US trade negotiations with the European Union and Britain have partly failed owing to fears of low American food requirements. Said on Wednesday (17 June) Washington’s chief negotiator.
“We haven’t made any headway for some cause”. Statement by US Trade Representative Robert Lighthizer to lawmakers on Capitol Hill
However, he dismissed the fears as “thinly veiled protectionism.”
In the new United States-Mexico-Canada Free Trade Agreement (USMCA), as well as in agreements reached with China and Japan, he said that agriculture had been at the center of all recent trade negotiations.
But with Britain in the negotiations, he warned, “we will have agricultural problems.”
Lighthizer promised no deal will be found on US agricultural exports.
Eu/US trade negotiations
Trade negotiations between the US and the EU have been delayed for months, embroiled in disagreements about Boeing and Airbus discounts and digital taxes, as well as agriculture.
Britain and the United States started talks in early May on a “ambitious” free-trade deal to introduce at the end of the year following the post-Brexit adjustment phase.
In negotiations, heavy British taxes on the U.S. software industry are indeed a critical issue.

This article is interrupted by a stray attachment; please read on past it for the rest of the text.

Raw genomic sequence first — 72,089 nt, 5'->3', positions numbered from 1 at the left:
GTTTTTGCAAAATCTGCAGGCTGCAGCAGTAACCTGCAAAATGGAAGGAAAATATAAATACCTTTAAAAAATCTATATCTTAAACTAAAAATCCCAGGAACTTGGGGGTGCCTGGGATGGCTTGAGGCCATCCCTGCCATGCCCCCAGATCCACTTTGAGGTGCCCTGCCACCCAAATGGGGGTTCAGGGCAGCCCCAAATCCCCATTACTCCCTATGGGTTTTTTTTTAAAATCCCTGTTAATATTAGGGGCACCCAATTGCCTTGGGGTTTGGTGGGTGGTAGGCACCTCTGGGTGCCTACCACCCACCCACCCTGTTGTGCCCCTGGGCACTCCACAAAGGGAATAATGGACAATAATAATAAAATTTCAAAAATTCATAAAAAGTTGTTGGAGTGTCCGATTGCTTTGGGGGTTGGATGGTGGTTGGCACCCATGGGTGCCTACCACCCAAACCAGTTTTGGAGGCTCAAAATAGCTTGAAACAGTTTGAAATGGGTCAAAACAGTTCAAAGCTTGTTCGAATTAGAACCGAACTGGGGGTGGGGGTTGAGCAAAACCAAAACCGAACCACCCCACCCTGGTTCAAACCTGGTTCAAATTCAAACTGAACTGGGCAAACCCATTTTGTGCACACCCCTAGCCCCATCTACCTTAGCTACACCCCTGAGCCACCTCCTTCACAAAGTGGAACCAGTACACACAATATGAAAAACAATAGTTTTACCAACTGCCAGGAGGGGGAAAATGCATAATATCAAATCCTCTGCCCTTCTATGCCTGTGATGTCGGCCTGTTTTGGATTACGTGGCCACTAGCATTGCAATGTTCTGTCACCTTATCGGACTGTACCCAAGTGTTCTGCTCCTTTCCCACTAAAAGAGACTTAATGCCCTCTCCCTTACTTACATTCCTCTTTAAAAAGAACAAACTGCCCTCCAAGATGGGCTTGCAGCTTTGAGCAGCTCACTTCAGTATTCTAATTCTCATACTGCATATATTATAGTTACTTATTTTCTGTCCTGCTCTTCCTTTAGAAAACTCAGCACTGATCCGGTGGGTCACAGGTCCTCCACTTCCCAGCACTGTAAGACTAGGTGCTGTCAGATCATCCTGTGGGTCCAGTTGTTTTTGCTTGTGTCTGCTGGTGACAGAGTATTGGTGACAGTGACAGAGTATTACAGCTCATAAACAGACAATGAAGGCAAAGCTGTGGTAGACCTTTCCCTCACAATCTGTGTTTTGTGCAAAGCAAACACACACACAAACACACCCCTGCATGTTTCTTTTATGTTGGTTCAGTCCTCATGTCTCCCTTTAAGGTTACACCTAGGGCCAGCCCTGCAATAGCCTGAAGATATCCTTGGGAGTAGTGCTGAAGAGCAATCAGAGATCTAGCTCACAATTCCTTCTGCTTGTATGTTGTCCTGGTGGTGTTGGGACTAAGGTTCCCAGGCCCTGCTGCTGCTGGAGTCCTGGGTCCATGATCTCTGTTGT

President Donald Trump wants a sweeping trade deal, Lighthizer said.
During testimony before Congress on Wednesday, the top U.S. trade official branded the World Trade Organization “a mess” that “failed America, and failed the international trading system.”
Robert Lighthizer, the US trade representative, said in a prepared statement for a hearing before the House on ways and means committee. The US would push for a “broader reset” of tariffs set by the WTO over the coming year. Signaling continued pressure on the Geneva-based body as it scrambles to find a new leader.
Mr Lighthizer has so far remained cautious about his views on who should take over as the new WTO Director-General. After the announcement last month by former Brazilian diplomat Roberto Azevêdo that he would step down a year early. Even as the organization struggles with global trade tensions and a coronavirus-related collapse in world trade.